@photoEphemis: I initially reported that your website is rendering strangely for two primary reasons: partly because its incompetent design left me unable to find basic sales-driving information, and partly because I think that putting one’s best foot forward, as it were, is important. I’d become aware of your product due to a positive review on a website whose feed I follow. It looked like a useful product, and I wanted more info, but was unable to find it because of heavily overlapping objects and other rendering weirdnesses on your website.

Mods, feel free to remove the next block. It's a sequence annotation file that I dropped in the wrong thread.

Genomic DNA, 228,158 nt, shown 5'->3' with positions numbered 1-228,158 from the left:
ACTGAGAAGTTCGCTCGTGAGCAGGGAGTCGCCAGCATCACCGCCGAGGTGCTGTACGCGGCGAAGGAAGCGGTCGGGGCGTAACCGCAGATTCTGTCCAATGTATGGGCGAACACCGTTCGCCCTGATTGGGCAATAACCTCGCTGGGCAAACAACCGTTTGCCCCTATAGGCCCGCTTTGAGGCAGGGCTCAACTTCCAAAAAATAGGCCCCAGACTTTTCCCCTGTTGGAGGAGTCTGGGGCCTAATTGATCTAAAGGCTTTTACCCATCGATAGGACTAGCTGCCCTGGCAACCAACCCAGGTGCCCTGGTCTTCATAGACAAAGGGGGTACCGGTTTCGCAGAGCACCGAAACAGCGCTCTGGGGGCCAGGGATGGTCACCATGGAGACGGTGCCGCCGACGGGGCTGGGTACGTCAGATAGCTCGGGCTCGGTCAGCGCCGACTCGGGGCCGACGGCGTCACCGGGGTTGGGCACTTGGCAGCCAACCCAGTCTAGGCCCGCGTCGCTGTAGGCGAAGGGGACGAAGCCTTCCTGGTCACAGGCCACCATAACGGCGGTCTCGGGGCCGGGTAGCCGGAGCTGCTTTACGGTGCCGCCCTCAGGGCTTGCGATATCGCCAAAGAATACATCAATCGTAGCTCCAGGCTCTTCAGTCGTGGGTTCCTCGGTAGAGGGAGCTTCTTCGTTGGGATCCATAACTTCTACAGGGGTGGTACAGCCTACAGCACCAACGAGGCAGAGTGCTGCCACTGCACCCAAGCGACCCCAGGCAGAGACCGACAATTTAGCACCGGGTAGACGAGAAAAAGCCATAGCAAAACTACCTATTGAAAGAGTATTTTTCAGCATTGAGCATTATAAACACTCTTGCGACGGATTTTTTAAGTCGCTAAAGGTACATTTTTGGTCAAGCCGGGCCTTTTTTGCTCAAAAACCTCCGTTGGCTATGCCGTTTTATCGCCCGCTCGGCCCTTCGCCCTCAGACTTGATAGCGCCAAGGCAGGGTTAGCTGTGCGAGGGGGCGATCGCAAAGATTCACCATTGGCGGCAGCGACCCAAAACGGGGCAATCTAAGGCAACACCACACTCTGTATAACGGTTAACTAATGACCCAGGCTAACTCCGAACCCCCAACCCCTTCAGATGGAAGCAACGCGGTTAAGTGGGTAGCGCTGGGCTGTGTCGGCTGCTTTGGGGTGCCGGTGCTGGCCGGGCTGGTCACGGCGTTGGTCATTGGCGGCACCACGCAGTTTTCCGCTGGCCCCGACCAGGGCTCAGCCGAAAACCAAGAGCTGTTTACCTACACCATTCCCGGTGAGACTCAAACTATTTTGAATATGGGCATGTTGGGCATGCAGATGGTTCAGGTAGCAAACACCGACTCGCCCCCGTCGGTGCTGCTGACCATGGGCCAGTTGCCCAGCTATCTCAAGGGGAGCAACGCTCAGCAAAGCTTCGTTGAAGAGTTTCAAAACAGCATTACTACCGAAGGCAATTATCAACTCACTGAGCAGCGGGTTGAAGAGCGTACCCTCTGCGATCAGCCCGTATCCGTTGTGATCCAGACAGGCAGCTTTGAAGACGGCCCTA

I pointed this out to you not just because I couldn’t find the information that I wanted, but because it makes you look bad. Because, after all, the thing is that, regardless of what add-ons I’m using in Firefox, well over 99% of websites display correctly, and it is, in fact, possible to create websites that display properly regardless of how I’ve configured my standards-compliant browser, and to design websites that degrade gracefully under suboptimal browser configurations. No, I don’t necessarily expect you to design for every possible browser and browser configuration, and people who are using Lynx or Lunascape or AOL Explorer 1.3 or Billy Joe Bob’s Minimalist Web n’ Sister’s Shower Webcam Browser are going to be used to seeing that some websites don’t display as the designer imagined that they might. But we’re not talking about Lynx or Epiphany or Opera or Safari here: we’re talking about Firefox, a browser used by nearly a third of those browsing the web (and, incidentally, about 85% of Firefox users use at least one add-on). Website design is a time-consuming process — I understand that — and it involves choices: I also understand that. What I was pointing out is that, as it seems to me, your desire to use a fairly complex layout that invents HTML tags and attributes and disregards basic HTML structural and nesting rules, and your desire integrate Twitter widgets and similar pieces of web 2.0 trendiness, seem to have eclipsed (what I take to be) one of the basic purposes of your website: to drive sales. More generally, it seems to me that you’ve chosen layout coolness over the actual presentation of information in a useful, readable format.